attach Attach to a running container build Build an image from a Dockerfile commit Create a new image from a container's changes cp Copy files/folders between a container and the local filesystem create Create a new container diff Inspect changes on a container's filesystem events Get real time events from the server exec Run a command in a running container export Export a container's filesystem as a tar archive history Show the history of an image images List images import Import the contents from a tarball to create a filesystem image info Display system-wide information inspect Return low-level information on a container or image kill Kill a running container load Load an image from a tar archive or STDIN login Log in to a Docker registry logout Log out from a Docker registry logs Fetch the logs of a container network Manage Docker networks pause Pause all processes within a container port List port mappings or a specific mapping for the CONTAINER ps List containers pull Pull an image or a repository from a registry push Push an image or a repository to a registry rename Rename a container restart Restart a container rm Remove one or more containers rmi Remove one or more images run Run a command in a new container save Save one or more images to a tar archive search Search the Docker Hub for images start Start one or more stopped containers stats Display a live stream of container(s) resource usage statistics stop Stop a running container tag Tag an image into a repository top Display the running processes of a container unpause Unpause all processes within a container update Update configuration of one or more containers version Show the Docker version information volume Manage Docker volumes wait Block until a container stops, then print its exit code
You can view the available switches to a certain command by running this command:
$ docker docker-subcommand --help
If you want to see the system-wide information on Docker, run this command:
$ docker info
Step 4: Docker Images
Docker Images pull images from Docker Hub by default, which, in turn, runs Docker containers. Any user is allowed to create and host their own Docker images on Docker Hub.
In this article, we discussed how to pull a Docker image when we verified that Docker is running. We pulled an image titled ‘hello-world’ from Docker Hub, which is a part of the Docker project.
Docker also allows the users to search for images among the Docker Hub collection and a user needs to type the following command to search, for example, for the CentOS image:
$ docker search centos
Then you will observe a listing of all of the images whose name matches with your search string. The output will look somewhat like this:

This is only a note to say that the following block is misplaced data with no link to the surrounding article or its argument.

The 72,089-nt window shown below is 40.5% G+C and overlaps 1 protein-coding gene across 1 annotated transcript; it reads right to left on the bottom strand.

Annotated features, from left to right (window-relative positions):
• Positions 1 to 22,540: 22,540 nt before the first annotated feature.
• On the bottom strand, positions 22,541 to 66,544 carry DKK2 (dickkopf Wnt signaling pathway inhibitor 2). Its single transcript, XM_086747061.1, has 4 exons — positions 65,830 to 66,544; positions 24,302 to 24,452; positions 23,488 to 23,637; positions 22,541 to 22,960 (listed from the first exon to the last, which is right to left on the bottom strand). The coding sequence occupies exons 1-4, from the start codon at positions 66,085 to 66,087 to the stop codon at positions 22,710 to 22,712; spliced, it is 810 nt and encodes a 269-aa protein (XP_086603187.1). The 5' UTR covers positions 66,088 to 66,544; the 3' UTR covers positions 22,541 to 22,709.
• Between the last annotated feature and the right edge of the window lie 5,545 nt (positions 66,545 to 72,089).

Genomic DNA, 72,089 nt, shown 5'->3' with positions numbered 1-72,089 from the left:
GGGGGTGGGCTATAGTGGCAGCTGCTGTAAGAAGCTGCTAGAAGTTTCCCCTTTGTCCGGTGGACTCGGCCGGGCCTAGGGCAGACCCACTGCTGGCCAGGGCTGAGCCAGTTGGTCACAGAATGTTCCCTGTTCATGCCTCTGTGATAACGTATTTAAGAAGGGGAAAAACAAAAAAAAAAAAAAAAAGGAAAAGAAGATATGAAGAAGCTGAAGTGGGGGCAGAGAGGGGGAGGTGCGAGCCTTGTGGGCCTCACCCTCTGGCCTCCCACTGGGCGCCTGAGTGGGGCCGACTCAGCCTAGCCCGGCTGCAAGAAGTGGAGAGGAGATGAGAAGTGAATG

NAME DESCRIPTION centos The official build of CentOS. jdeathe/centos-ssh CentOS-6 6 . 7 x86_64 / CentOS-7 jdeathe/centos-ssh-apache-php CentOS-6 6.7 x86_64 / Apache / PHP / P milion12/centos-supervisor Base CentOS-7 with supervisord launche nimmis/java-centos This is docker images of CentOS 7 with torusware/speedus-centos Always updated official CentOS docker nickistre/centos-lamp LAMP on centos setup
After choosing the image you want to use, you can use the ‘pull’ subcommand and download it on your system by typing this:
$ docker pull centos
Then you can run the image that you have downloaded by using the ‘run’ subcommand like this:
$ docker run centos
If you wish to view the images that you have downloaded on your computer, then you can run the following command:
$ docker images
The output should look something like this:
[secondary_lable Output] REPOSITORY TAG IMAGE ID CREATED SIZE centos latest 778a53015523 5 weeks ago 196.7 MB hello-world latest 94df4f0ce8a4 2 weeks ago 967 B
Step 5: Run a Docker Container
We ran the ‘hello-world’ container earlier in this tutorial. That container was the type of container that first runs and then exits after giving an output message.
Containers can do so much more than that as they are similar to virtual machines. Now, let us take a look at how to run a container with the CentOS image that we just downloaded on our computer. You can use the combination of the -i and -t switches for having interactive shell access into the container:
$ docker run -it centos
The output that you will receive will be like this:
After this, you are enabled to run any command you want in the container.
This step-by-step guide will help you get started with Docker by providing you the basic knowledge of the same so that you may develop further on that by putting your knowledge to practical use.
That sums up this brief introductory tutorial on installing and using Docker on CentOS. The containerization platform can be used for much more useful purposes as it is very resource-friendly. You are welcome to read more about Docker on the official website to get more out of the powerful containerization platform.